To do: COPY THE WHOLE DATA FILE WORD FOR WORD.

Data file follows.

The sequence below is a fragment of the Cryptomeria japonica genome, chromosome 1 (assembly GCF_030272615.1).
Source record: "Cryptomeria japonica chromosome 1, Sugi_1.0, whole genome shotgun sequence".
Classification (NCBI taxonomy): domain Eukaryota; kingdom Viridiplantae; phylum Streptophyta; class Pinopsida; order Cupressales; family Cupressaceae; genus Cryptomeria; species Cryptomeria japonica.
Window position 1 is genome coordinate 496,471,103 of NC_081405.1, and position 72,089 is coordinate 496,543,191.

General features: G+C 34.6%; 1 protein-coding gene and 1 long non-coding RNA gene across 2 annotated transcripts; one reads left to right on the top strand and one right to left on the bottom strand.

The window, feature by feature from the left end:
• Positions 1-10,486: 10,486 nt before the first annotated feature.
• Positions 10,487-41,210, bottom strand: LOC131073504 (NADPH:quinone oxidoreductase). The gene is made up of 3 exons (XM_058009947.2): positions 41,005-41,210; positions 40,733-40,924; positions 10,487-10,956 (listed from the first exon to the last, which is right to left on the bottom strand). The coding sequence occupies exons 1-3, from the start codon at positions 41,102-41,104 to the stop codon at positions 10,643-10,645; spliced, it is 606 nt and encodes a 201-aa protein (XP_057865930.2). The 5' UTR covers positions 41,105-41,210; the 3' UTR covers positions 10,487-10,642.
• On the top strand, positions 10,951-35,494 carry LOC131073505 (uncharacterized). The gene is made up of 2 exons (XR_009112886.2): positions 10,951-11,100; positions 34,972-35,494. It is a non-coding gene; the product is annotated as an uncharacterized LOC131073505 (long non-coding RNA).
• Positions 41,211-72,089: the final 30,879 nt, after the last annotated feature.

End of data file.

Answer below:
The sequence below is a fragment of the Cryptomeria japonica genome, chromosome 1 (assembly GCF_030272615.1).
Source record: "Cryptomeria japonica chromosome 1, Sugi_1.0, whole genome shotgun sequence".
Classification (NCBI taxonomy): domain Eukaryota; kingdom Viridiplantae; phylum Streptophyta; class Pinopsida; order Cupressales; family Cupressaceae; genus Cryptomeria; species Cryptomeria japonica.
Window position 1 is genome coordinate 496,471,103 of NC_081405.1, and position 72,089 is coordinate 496,543,191.

General features: G+C 34.6%; 1 protein-coding gene and 1 long non-coding RNA gene across 2 annotated transcripts; one reads left to right on the top strand and one right to left on the bottom strand.

The window, feature by feature from the left end:
• Positions 1-10,486: 10,486 nt before the first annotated feature.
• Positions 10,487-41,210, bottom strand: LOC131073504 (NADPH:quinone oxidoreductase). The gene is made up of 3 exons (XM_058009947.2): positions 41,005-41,210; positions 40,733-40,924; positions 10,487-10,956 (listed from the first exon to the last, which is right to left on the bottom strand). The coding sequence occupies exons 1-3, from the start codon at positions 41,102-41,104 to the stop codon at positions 10,643-10,645; spliced, it is 606 nt and encodes a 201-aa protein (XP_057865930.2). The 5' UTR covers positions 41,105-41,210; the 3' UTR covers positions 10,487-10,642.
• On the top strand, positions 10,951-35,494 carry LOC131073505 (uncharacterized). The gene is made up of 2 exons (XR_009112886.2): positions 10,951-11,100; positions 34,972-35,494. It is a non-coding gene; the product is annotated as an uncharacterized LOC131073505 (long non-coding RNA).
• Positions 41,211-72,089: the final 30,879 nt, after the last annotated feature.